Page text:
The National Bibliographic Knowledgebase (NBK) is a transformative new national service that will aggregate bibliographic data at scale and link with a number of other data sources to help users to more effectively find, access and use print and digital scholarly resources. It will also greatly enhance the ability of libraries to more effectively manage and develop their collections. After a two year development period (alpha and beta phases) we are aiming to launch the ‘live’ service in January 2019.
Phase 1 (Alpha) Complete
Last month we formally got started on phase 2 of developing and building the NBK. There is so much to do, so many meetings to attend and things to discuss, that it’s taken a while to find the time to blog about it.
The first project ‘alpha’ phase of the NBK ran from February 2017 until January 2018 and was principally focused on three main objectives. The first was for OCLC to install a new instance of their metadata management system (CBS) onto their infrastructure and to set it up to begin handling data from UK libraries. The second was for Jisc to get a substantial number of fresh loads of catalogue data from contributing libraries and to pass them across to OCLC for processing. And the third was for Jisc and OCLC to work together to provide a beta interface so that libraries can check their data and the community as a whole can see that progress is being made.
How did we get on? Well … I’m pleased to announce that we have ticked off all three of those first phase objectives.
As of February 2018 we are already loading data from 60 institutions onto the NBK and more than 40 additional institutions have so far signaled their intention to participate.
Take a look at which libraries are participating in this recent NBK slide deck. (2.7MB MS Powerpoint download from the Jisc repository)
There is also a 2 page slightly more detailed summary of progress available. ( 2 page MS Word document download from the Jisc Repository)
Whilst the NBK interface is openly available for all to look at, it is worth noting that it’s very much a “work in progress” and needs more refinement and development. We have made it available in its current form so that contributing libraries are able to take a look at the data they have sent and to work with us to enhance the record matching and processing procedures that are at the heart of the NBK workflow.
NBK Interface Screenshot
The live NBK beta interface is openly available at: https://nbkbeta.copac.jisc.ac.uk
What’s Next for the NBK?
The first thing we have to focus on in the next phase is to continue reaching out to more libraries to invite them to commit data into the system. If you would like your data to feature in the NBK, the first step is very simple. Just drop us a line at: email@example.com. We will then ask you some questions about your data and then help you at every stage of the process.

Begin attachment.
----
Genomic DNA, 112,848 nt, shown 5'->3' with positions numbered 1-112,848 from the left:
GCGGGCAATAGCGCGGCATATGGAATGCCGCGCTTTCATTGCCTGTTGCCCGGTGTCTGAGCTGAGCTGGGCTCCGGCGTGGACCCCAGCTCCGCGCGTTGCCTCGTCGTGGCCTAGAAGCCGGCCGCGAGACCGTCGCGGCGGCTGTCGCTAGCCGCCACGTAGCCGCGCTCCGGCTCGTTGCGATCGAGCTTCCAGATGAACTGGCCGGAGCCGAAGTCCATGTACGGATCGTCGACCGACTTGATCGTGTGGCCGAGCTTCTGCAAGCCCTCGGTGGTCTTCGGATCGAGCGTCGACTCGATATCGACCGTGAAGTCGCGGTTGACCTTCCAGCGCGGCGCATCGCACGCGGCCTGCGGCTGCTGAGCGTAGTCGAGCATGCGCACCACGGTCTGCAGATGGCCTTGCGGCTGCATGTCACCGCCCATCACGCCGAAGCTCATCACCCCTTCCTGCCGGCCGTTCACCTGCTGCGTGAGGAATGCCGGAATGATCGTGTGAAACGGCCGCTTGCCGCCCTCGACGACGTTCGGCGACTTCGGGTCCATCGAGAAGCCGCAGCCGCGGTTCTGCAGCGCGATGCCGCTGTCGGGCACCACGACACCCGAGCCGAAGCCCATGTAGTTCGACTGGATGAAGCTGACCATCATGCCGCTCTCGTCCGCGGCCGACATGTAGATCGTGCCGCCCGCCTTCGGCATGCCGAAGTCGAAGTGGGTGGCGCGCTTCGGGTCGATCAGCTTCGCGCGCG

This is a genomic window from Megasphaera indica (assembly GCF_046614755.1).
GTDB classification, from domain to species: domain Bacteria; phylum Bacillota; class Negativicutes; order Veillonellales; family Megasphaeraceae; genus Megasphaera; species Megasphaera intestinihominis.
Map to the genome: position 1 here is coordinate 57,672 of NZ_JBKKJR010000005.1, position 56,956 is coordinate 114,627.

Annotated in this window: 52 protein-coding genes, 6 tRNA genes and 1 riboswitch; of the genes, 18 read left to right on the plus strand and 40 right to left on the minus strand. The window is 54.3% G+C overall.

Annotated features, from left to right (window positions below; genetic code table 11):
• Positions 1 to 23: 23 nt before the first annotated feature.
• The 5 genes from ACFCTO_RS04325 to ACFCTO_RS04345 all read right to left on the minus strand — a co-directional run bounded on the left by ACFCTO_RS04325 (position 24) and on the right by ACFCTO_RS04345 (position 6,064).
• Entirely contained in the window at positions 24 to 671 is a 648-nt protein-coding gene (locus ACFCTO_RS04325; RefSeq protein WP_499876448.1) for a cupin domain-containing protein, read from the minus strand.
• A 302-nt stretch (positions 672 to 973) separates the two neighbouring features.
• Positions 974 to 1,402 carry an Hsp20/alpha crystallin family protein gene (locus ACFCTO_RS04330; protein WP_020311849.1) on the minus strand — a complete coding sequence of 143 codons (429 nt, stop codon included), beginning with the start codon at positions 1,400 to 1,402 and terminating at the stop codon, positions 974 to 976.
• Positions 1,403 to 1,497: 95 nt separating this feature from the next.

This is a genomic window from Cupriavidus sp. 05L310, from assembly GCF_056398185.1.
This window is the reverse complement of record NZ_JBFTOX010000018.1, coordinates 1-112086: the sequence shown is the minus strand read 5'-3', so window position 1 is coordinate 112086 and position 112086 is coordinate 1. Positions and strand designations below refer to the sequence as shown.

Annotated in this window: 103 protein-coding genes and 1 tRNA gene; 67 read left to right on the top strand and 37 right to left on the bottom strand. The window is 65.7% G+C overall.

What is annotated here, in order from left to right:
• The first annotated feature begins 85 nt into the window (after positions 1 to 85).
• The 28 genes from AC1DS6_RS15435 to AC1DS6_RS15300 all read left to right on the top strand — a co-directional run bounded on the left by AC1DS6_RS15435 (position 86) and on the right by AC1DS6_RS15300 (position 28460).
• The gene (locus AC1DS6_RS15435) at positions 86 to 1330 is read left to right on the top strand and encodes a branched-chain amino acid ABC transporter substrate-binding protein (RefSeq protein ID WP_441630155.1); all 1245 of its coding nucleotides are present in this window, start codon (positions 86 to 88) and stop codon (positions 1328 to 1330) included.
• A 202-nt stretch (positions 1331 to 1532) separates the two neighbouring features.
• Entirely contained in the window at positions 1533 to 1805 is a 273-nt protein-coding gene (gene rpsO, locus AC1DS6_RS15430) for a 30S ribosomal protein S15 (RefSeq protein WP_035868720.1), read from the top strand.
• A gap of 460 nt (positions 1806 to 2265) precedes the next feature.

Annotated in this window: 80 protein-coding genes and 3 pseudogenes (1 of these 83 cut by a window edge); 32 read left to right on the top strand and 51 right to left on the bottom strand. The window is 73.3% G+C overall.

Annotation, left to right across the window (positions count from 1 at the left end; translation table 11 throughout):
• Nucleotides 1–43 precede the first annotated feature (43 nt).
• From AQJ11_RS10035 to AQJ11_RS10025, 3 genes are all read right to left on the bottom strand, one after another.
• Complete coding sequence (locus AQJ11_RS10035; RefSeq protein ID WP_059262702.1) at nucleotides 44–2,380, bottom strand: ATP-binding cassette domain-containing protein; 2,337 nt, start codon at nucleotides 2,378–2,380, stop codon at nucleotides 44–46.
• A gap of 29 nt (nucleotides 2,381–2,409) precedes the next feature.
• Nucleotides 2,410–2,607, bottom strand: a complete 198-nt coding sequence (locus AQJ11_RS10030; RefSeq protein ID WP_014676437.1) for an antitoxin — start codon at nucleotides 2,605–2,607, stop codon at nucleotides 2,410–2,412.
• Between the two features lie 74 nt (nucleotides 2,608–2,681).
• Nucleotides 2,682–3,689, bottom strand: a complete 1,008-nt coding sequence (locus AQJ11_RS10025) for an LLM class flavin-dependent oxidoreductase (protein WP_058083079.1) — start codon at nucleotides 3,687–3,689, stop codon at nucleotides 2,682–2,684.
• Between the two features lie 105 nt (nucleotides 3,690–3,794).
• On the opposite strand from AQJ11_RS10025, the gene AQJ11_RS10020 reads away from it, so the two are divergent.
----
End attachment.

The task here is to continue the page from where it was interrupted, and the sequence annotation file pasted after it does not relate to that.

We think that having a comprehensive record of the holdings data of UK academic and specialist libraries in one convenient location is a very compelling proposition but we realise that we need to keep on making the case and offer tangible benefits to convince many libraries to push this activity to the top of their priority list.
The universal benefit for libraries to join in with the NBK is that we want to make UK library data much more discoverable wherever users are trying to find resources. Overall, we want to make a much richer diversity of resources available to researchers and learners so that science and scholarship thrives. But more practically for libraries, our aim is to steer users of the NBK towards library resources and into the library environment.
Another primary use case of the NBK is to enable libraries to make data-driven decisions about the management and development of their collections and to deliver value, savings and efficiencies to libraries and their host institutions. By providing the most comprehensive view possible of the holdings of libraries across the UK, it should become feasible for institutions to more accurately compare and benchmark their collections and to more easily collaborate with others in consortial, regional and national groupings.
We have a number of exciting and challenging tasks to tackle in year 2 of the NBK and we want to work very closely with the community to realise all the potential benefits. We have set up some community data groups to work on issues relating to data quality and efficiency and we are hopeful that they will design tools, advice and guidance that will help libraries align around best practice. (We will be posting more information about these groups when work proposals are agreed).
We are talking to commercial data suppliers to better understand how data enters into and circulates around the bibliographic data ecosystem; and how we might design a data marketplace that is as efficient and as fair as possible.
We will be looking very closely at all of the requirements around user interface design and the component tools and service layers that we can provide over the core aggregation. During the course of this next phase we will develop requirements and implement: a fully featured discovery interface; a contributor dashboard; collection management tools; and catalogue record upload and download components. We will also be paying very close attention to how we most fairly apportion the costs and responsibilities of sustaining the NBK and how this relates to access rights.
The next twelve months will be a busy and highly collaborative period for Jisc and OCLC working closely with academic and specialist libraries. We very much want to hear from you so don’t hesitate to drop us a line if you have any questions about any aspect of the NBK.
write to: firstname.lastname@example.org